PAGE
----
Motivation: Microbial consortia are frequently defined by numerous interactions within the community that are key to understanding their function. While microbial interactions have been extensively studied experimentally, information regarding them is dispersed in the scientific literature. As manual collation is an infeasible option, automated data processing tools are needed to make this information easily accessible.
Results: We present @MInter, an automated information extraction system based on Support Vector Machines to analyze paper abstracts and infer microbial interactions. @MInter was trained and tested on a manually curated gold standard dataset of 735 species interactions and 3917 annotated abstracts, constructed as part of this study. Cross-validation analysis showed that @MInter was able to detect abstracts pertaining to one or more microbial interactions with high specificity (specificity = 95%, AUC = 0.97). Despite challenges in identifying specific microbial interactions in an abstract (interaction level recall = 95%, precision = 25%), @MInter was shown to reduce annotator workload 13-fold compared to alternate approaches. Applying @MInter to 175 bacterial species abundant on human skin, we identified a network of 357 literature-reported microbial interactions, demonstrating its utility for the study of microbial communities.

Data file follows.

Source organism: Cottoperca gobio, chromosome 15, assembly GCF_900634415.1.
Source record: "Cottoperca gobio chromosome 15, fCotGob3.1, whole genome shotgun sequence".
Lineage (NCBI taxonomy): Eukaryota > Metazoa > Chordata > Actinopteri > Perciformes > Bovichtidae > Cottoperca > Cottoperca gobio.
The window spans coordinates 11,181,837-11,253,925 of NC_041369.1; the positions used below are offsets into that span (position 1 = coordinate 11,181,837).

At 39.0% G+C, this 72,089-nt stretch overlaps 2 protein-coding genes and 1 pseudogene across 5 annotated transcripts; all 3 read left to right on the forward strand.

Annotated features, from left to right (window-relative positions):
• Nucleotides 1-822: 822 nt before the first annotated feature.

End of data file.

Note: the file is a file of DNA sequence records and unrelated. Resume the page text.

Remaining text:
Availability and implementation: @MInter is freely available at https://github.com/CSB5/atminter.
Supplementary information: Supplementary data are available at Bioinformatics online.